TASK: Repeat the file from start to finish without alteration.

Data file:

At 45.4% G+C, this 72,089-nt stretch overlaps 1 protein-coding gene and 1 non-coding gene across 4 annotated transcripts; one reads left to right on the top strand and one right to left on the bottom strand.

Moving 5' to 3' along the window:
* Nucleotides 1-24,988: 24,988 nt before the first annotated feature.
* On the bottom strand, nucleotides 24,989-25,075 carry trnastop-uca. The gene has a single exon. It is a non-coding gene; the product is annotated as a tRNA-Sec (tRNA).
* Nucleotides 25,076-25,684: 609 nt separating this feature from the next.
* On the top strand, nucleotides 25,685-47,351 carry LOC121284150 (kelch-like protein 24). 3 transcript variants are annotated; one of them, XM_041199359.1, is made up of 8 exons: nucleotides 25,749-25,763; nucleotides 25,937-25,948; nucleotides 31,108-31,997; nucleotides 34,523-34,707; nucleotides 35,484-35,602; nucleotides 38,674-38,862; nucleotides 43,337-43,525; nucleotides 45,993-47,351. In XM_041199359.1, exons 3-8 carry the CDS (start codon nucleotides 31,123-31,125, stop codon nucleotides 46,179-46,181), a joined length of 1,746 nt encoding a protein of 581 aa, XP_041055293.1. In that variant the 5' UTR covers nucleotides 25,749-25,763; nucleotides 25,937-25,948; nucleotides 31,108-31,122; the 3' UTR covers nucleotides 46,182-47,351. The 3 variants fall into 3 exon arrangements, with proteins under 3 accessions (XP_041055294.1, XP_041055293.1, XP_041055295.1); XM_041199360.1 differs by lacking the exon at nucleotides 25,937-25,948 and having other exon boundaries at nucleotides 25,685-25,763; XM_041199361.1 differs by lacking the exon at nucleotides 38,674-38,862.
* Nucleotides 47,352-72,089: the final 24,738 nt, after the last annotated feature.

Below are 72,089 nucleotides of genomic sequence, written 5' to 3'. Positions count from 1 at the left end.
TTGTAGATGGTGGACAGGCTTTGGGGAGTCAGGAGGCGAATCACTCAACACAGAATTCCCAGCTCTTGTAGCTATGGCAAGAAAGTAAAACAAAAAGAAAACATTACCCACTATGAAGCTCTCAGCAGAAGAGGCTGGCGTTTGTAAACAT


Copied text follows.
At 45.4% G+C, this 72,089-nt stretch overlaps 1 protein-coding gene and 1 non-coding gene across 4 annotated transcripts; one reads left to right on the top strand and one right to left on the bottom strand.

Moving 5' to 3' along the window:
* Nucleotides 1-24,988: 24,988 nt before the first annotated feature.
* On the bottom strand, nucleotides 24,989-25,075 carry trnastop-uca. The gene has a single exon. It is a non-coding gene; the product is annotated as a tRNA-Sec (tRNA).
* Nucleotides 25,076-25,684: 609 nt separating this feature from the next.
* On the top strand, nucleotides 25,685-47,351 carry LOC121284150 (kelch-like protein 24). 3 transcript variants are annotated; one of them, XM_041199359.1, is made up of 8 exons: nucleotides 25,749-25,763; nucleotides 25,937-25,948; nucleotides 31,108-31,997; nucleotides 34,523-34,707; nucleotides 35,484-35,602; nucleotides 38,674-38,862; nucleotides 43,337-43,525; nucleotides 45,993-47,351. In XM_041199359.1, exons 3-8 carry the CDS (start codon nucleotides 31,123-31,125, stop codon nucleotides 46,179-46,181), a joined length of 1,746 nt encoding a protein of 581 aa, XP_041055293.1. In that variant the 5' UTR covers nucleotides 25,749-25,763; nucleotides 25,937-25,948; nucleotides 31,108-31,122; the 3' UTR covers nucleotides 46,182-47,351. The 3 variants fall into 3 exon arrangements, with proteins under 3 accessions (XP_041055294.1, XP_041055293.1, XP_041055295.1); XM_041199360.1 differs by lacking the exon at nucleotides 25,937-25,948 and having other exon boundaries at nucleotides 25,685-25,763; XM_041199361.1 differs by lacking the exon at nucleotides 38,674-38,862.
* Nucleotides 47,352-72,089: the final 24,738 nt, after the last annotated feature.

Below are 72,089 nucleotides of genomic sequence, written 5' to 3'. Positions count from 1 at the left end.
TTGTAGATGGTGGACAGGCTTTGGGGAGTCAGGAGGCGAATCACTCAACACAGAATTCCCAGCTCTTGTAGCTATGGCAAGAAAGTAAAACAAAAAGAAAACATTACCCACTATGAAGCTCTCAGCAGAAGAGGCTGGCGTTTGTAAACAT